Plane & Pilot
Tuesday, July 23, 2013

Owners’ Analysis: Eclipse, Mustang & Phenom


What better method is there of analyzing the current field of light jets than asking owners?


Pilot reports can only tell you so much. Back in the glory days of aviation, when the industry was selling 18,000 units a year, manufacturers used to provide airplanes to magazines for several days or even a week for evaluation. In those happy times, we'd wring out the airplane in every way possible: short-field takeoffs and landings; 75%, 65% and 55% cruise at several altitudes; the full gamut of stalls; an examination of CG concerns, and sometimes, even a run to the service ceiling. That's not so much the case anymore. As the market has dropped from 18,000 to 1,800, manufacturers no longer have demonstrator aircraft just sitting around, so pilot reports often are confined to an hour or two of flying with a company pilot.

…And in some respects, that may not be so bad. Pilot reports don't reveal every aspect of an airplane's personality, anyway. What we often miss in a pirep is the personal touch of an owner's opinions. What does he or she like most about his airplane? After a hundred or a thou­­sand hours, what would he change if he had the chance?

Therefore, forthwith and to wit, we decided to ask some owners for their opinions on three light jets—the Cessna Mustang, the Embraer Phenom 100 and the Total Eclipse 500. There are several hundred of each model available, so it's not hard to find owners willing to talk to us about the airplane's positives and negatives. We listened carefully, and here's what they told us.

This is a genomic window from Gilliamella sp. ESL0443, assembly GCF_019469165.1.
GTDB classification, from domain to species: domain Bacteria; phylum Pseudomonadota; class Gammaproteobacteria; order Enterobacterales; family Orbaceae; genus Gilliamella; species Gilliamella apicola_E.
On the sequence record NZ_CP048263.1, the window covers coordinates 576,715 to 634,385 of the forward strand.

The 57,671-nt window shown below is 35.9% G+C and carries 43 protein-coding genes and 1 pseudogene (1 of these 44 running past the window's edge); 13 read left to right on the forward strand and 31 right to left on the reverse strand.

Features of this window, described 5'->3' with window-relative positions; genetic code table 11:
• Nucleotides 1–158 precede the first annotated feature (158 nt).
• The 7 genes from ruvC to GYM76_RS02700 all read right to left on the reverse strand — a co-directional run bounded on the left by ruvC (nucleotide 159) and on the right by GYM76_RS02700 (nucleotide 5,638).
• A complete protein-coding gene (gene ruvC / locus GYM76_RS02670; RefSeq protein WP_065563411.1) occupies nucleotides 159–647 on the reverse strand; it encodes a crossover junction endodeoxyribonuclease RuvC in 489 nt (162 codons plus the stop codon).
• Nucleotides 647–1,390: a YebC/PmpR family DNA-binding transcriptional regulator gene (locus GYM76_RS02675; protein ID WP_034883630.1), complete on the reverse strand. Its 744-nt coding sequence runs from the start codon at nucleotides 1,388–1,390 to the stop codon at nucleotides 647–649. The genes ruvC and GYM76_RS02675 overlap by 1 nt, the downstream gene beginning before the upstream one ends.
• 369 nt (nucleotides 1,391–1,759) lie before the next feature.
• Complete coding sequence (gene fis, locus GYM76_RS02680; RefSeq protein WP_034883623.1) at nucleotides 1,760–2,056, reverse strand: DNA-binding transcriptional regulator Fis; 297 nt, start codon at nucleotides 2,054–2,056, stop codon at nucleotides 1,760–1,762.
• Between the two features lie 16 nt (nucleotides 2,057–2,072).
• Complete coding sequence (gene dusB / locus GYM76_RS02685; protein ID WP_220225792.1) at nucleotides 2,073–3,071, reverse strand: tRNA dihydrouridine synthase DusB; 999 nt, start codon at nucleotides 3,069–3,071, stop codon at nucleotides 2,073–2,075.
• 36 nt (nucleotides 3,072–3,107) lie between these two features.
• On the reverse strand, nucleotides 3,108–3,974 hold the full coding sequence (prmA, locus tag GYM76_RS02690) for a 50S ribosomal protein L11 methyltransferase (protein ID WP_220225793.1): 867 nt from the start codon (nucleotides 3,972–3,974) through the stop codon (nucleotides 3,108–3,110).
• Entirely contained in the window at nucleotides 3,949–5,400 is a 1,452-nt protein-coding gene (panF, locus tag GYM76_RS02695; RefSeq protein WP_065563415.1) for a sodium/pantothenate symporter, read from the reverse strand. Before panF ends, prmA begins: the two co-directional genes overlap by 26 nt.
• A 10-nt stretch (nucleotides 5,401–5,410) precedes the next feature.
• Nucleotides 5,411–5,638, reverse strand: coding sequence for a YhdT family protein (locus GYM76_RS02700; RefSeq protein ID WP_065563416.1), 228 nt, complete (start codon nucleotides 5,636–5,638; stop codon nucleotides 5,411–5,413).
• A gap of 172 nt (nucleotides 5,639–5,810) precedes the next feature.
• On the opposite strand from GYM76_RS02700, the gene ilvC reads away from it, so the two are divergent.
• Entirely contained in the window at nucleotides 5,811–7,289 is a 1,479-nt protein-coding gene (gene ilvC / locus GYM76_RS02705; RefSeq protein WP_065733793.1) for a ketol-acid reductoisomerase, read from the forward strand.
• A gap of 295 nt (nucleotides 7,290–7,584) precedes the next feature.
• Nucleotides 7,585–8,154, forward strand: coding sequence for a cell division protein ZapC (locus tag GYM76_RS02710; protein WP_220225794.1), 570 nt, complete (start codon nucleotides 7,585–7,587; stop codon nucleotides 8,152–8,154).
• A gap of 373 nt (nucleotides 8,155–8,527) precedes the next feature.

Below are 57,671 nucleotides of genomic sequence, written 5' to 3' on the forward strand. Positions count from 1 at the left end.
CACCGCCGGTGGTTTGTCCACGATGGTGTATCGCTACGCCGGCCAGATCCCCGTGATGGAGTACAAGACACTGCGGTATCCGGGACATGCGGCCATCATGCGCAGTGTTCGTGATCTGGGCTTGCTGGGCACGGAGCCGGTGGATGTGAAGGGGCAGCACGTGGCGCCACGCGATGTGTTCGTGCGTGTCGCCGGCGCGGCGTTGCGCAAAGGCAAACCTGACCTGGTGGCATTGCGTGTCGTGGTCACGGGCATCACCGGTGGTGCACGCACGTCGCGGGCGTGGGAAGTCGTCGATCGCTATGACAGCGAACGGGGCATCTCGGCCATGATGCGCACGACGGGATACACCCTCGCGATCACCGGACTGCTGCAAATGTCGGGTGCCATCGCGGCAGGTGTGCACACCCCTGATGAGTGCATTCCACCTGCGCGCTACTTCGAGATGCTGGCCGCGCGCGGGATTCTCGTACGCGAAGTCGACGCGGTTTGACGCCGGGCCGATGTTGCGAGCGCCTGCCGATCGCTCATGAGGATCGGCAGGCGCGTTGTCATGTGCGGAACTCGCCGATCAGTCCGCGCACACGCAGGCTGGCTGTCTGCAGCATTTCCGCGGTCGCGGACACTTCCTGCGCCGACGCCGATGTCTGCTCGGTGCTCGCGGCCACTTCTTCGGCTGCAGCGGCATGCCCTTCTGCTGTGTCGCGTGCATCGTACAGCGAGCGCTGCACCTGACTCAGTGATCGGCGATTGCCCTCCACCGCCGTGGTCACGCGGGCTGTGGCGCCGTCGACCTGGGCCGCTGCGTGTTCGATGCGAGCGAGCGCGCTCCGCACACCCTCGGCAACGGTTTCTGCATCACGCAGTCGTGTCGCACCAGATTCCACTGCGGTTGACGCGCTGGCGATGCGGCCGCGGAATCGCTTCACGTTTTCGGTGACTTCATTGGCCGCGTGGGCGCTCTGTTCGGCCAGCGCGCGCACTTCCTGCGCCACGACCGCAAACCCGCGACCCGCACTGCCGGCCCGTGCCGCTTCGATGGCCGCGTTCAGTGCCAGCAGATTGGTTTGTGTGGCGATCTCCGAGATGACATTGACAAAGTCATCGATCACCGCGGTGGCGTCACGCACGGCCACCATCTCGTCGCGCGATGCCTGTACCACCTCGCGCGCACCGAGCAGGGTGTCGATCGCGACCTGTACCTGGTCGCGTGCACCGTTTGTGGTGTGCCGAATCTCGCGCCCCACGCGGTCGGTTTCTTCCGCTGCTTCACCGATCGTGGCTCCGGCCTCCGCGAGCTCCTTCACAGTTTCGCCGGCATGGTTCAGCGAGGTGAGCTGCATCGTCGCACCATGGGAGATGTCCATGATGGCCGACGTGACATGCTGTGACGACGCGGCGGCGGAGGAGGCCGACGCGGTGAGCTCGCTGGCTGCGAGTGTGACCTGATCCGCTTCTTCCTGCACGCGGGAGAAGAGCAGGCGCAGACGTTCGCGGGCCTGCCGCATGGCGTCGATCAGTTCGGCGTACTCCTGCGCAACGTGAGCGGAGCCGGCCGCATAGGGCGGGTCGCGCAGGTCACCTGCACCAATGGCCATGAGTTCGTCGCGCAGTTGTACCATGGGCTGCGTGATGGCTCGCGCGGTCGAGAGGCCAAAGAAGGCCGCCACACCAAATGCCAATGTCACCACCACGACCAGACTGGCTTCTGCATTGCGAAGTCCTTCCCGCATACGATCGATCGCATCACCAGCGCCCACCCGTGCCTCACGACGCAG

Cessna Citation Mustang 510
Bill Maudru is president of a construction company based in Napa, Calif., and has occasion to travel all over the U.S. on demand for both business and pleasure. He has been flying for a half-dozen years, and his previous airplane was a Cessna Grand Caravan.

"The Caravan was a great aircraft for local travel around California. It could haul a ton of people and equipment (literally), and with all the doors and ladders, it was an easy airplane to load, even with a forklift," Maudru explains, "but inevitably, we wanted more speed. We had the airplane on a dry lease with two other companies, and it was working well, but our two lessee clients agreed faster would be better."



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